Timeout New York Kids

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New York's best things to do with the family 2012

We've chosen the best things to do with the family in the city—everything from a must-visit pizza spot in midtown to a toddler dance party in Park Slope.

  • Photograph: Caroline Voagen Nelson

    Best playground: Brooklyn Bridge Park Pier 6

  • Photograph: Julie Larsen Maher

    Best place to get up close and personal with animals: Tisch Children's Zoo

  • Photograph: Bart Barlow

    Best tourist spot for local families: Top of the Rock Observation Deck

  • Photograph: Scott McDermott

    Best place to feel like an Olympian: Chelsea Piers

  • Photograph: Maryanne Ventrice

    Best kids' concert venue: 92YTribeca

  • Photograph: Caroline Voagen Nelson

    Best place to learn about New York City history: DiMenna Children's History Museum

Photograph: Caroline Voagen Nelson

Best playground: Brooklyn Bridge Park Pier 6

New York's best things to do with the family 2012

Best playground: Brooklyn Bridge Park Pier 6

Taking its cue from Manhattan’s Hudson-fronting playgrounds (Piers 25, 51), Brooklyn’s Pier 6 Playground ups the ante with a cluster of separate, wonderfully landscaped play spaces, including the Water Lab, a stone-strewn area with water underfoot to splash in and a spinning water wheel, and Sand Village, a huge sandbox with a molecular-looking climbing structure flanked by two long metal slides. Add clean bathrooms, a food court where families can find the likes of hot dogs, fresh milk shakes and local beer, and even spots for fishing and beach volleyball and there’s not much room for improvement—especially when views of downtown Manhattan and New York Harbor are the backdrop. • brooklynbridgepark.org—Lee Magill

  1. Brooklyn Bridge Park, Atlantic Ave, (at Furman St)
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Best place to get up close and personal with animals: Tisch Children’s Zoo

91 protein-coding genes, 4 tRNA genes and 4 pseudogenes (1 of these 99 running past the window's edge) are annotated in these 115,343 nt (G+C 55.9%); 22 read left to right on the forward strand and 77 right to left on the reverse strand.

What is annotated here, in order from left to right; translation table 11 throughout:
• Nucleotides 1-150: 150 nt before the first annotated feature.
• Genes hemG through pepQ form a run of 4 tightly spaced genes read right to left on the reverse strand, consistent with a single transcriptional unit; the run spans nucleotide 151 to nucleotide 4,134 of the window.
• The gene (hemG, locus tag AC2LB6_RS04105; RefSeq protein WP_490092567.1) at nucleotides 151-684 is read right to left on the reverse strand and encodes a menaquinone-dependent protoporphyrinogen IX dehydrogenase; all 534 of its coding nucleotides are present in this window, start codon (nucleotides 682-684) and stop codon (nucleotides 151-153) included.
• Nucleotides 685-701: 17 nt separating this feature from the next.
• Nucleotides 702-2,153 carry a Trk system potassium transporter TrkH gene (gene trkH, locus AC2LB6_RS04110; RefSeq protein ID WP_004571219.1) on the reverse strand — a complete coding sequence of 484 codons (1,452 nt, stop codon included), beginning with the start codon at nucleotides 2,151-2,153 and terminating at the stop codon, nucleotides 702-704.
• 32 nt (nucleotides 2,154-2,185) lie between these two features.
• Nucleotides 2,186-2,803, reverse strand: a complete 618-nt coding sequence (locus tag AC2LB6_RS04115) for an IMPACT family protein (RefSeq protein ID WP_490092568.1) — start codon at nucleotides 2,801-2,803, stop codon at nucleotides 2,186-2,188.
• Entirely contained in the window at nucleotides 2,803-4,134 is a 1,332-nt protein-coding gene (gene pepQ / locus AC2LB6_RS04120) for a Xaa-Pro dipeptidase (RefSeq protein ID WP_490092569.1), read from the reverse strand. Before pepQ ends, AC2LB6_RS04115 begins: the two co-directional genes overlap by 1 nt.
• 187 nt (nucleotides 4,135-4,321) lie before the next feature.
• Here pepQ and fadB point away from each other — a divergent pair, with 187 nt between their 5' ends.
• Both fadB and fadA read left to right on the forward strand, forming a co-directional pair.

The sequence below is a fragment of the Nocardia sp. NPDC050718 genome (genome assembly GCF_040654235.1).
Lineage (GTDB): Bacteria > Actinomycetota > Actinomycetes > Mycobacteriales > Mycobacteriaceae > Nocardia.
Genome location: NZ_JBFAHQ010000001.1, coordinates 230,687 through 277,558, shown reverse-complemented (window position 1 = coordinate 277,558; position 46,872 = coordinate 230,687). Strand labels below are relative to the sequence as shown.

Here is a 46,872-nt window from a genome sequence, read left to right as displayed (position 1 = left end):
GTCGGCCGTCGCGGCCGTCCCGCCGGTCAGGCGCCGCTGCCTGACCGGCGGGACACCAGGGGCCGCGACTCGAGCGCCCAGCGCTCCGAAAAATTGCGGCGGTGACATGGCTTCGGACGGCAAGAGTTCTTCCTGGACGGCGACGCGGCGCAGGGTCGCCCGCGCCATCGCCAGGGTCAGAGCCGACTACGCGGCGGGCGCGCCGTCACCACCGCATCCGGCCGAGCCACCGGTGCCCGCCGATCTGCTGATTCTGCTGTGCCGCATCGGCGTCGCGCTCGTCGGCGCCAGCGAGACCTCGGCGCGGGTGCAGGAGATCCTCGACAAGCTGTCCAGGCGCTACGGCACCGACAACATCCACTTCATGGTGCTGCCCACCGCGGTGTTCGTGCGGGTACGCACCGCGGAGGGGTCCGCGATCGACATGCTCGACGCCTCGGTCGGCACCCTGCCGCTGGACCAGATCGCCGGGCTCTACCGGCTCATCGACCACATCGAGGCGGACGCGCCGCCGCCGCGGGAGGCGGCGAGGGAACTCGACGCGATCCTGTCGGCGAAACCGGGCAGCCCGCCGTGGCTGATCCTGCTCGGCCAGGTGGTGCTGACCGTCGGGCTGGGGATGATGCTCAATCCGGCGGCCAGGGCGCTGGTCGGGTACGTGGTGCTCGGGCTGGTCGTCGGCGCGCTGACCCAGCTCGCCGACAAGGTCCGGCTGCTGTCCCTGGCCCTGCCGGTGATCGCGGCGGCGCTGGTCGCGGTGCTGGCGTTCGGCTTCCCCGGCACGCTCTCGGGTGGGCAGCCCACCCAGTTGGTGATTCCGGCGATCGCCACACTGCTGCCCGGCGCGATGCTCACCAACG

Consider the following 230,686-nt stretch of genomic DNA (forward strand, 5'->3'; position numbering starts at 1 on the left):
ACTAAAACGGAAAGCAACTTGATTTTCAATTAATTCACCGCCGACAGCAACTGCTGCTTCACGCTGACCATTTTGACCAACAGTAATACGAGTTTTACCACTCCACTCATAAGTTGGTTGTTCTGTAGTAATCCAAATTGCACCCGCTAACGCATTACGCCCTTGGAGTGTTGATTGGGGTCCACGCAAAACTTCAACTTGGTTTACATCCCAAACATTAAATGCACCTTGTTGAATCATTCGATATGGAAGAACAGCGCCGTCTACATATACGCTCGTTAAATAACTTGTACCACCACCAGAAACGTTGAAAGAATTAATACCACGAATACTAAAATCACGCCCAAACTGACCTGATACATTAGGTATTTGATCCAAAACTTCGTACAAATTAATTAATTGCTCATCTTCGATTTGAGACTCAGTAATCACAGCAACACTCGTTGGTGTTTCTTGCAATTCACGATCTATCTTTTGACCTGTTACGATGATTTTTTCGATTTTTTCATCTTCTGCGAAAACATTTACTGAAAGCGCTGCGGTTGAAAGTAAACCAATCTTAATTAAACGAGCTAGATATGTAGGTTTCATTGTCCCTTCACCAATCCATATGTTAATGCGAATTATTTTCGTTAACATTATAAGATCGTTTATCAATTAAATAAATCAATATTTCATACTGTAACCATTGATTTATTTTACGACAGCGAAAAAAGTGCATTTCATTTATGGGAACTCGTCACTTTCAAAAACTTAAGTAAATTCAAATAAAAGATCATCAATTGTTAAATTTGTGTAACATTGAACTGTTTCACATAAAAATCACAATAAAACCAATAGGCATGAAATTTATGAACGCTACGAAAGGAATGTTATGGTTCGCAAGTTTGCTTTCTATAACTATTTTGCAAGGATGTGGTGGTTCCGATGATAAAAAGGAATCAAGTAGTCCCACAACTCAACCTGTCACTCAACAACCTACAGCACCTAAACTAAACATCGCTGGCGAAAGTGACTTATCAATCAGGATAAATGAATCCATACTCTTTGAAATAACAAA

• Price band: 1/4
  • Critics choice

The Central Park Zoo itself is so kid-friendly it feels like a children’s zoo—think kid-level stoops in the penguin house, sea lion feedings and a tropical rain forest house. But secreted away just a short walk north is the separate Tisch Children’s Zoo, a hands-on oasis (free with CPZ admission) designed especially for up-close interactions with animals. Little ones will encounter a new cavy exhibit, including two baby cavies born in August, a lovely duck pond and an enormous aquarium filled with the likes of piranha. But what’s most exciting here is the barnyard-like space along Fifth Avenue, where fauna-loving kids of all ages can feed sweet llamas, sheep, goats, a black steer named Othello and even potbellied pigs handfuls of feed, which can be purchased for 50 cents apiece. • 212-439-6500, centralparkzoo.com.—Lee Magill

  1. Southeast corner of Central Park,, (enter at Fifth Ave at 64th St)
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Best tourist spot for local families: Top of the Rock Observation Deck

  • Price band: 2/4
  • Critics choice

The 86th floor observatory at the Empire State Building may be the city’s original place to go for an eagle’s-eye look at New York, but at 70 stories up, the observation deck at Rockefeller Center’s Top of the Rock affords a spectacular vista of Central Park without the crazy lines. After you’ve scoped out the unobstructed panaromic views, put a few quarters in the coin-operated binoculars and snapped some family photos, take the elevators back down to the building’s subterranean mall for a bite to eat. • 212-698-2000, topoftherocknyc.com.—Rory Halperin